• ISS Systems Operations and Maintenance - Responsible for assembling, operating, and maintaining the ISS with an onboard crew of 6. This includes mission planning, ground monitoring and communications, spares and logistics, crew training, mission integration (allocating all orbital resources), handling system failures, and safety and mission assurance.
  • ISS Research - Funds biological and physical research which benefits from the orbital environment. Major areas of research include human microgravity effects, plant and microbiology, fluid, thermal, and particle physics, combustion, and materials processing. It is also a platform for Earth and space observation, although not unique in this aspect. The ISS is also being used as a demonstration platform for robotics, life support, and fire safety technology. The US portion of the Station has been designated the ISS National Laboratory.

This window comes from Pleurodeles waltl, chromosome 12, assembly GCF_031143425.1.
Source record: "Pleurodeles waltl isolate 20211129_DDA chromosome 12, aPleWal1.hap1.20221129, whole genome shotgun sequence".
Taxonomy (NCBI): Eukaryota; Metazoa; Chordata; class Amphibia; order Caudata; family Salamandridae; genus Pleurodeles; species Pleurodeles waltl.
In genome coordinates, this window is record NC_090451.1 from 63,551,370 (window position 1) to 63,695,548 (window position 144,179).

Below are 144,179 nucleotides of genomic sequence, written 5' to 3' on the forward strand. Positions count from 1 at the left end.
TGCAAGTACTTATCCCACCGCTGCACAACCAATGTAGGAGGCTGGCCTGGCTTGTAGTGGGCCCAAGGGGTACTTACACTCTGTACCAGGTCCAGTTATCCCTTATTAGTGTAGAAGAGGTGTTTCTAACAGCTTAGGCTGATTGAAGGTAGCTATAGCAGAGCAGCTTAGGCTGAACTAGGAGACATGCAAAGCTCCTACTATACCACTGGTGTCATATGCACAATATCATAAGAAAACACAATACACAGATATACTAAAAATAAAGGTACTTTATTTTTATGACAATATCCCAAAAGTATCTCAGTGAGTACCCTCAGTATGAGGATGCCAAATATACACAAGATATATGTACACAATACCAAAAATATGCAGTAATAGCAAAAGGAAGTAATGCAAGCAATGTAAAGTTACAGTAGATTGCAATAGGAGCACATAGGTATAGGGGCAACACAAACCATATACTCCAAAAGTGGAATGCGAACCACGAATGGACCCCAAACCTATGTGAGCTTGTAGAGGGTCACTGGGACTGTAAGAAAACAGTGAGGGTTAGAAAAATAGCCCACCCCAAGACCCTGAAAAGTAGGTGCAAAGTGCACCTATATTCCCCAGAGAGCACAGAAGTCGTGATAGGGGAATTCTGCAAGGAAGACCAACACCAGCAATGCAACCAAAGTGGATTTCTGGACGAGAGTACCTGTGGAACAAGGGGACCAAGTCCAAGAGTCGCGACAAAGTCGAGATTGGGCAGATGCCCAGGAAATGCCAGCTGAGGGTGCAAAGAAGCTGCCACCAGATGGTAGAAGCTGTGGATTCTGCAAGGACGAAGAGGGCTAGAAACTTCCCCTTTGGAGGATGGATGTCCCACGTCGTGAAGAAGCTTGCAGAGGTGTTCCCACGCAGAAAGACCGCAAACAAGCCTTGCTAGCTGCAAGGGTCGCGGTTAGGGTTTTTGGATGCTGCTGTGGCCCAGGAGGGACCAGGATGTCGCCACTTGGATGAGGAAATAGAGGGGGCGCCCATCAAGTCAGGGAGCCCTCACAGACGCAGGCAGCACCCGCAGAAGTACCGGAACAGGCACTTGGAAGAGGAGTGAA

Space Transportation - This program provides current and future transportation to Earth orbit of astronauts, science experiments, supplies, maintenance hardware, propellants, and return of wastes. The current destination is the ISS. Funding was $2.25 billion in 2015.

  • ISS Crew and Cargo Transportation - Purchases commercial transportation to the ISS from Orbital ATK, SpaceX, Sierra Nevada, Boeing, and Roscosmos. Note that other ISS partners provide their own transportation and payloads.
  • Commercial Crew Program - Supports development of commercial US crew transport by Boeing and SpaceX. Flights are expected to start in 2017.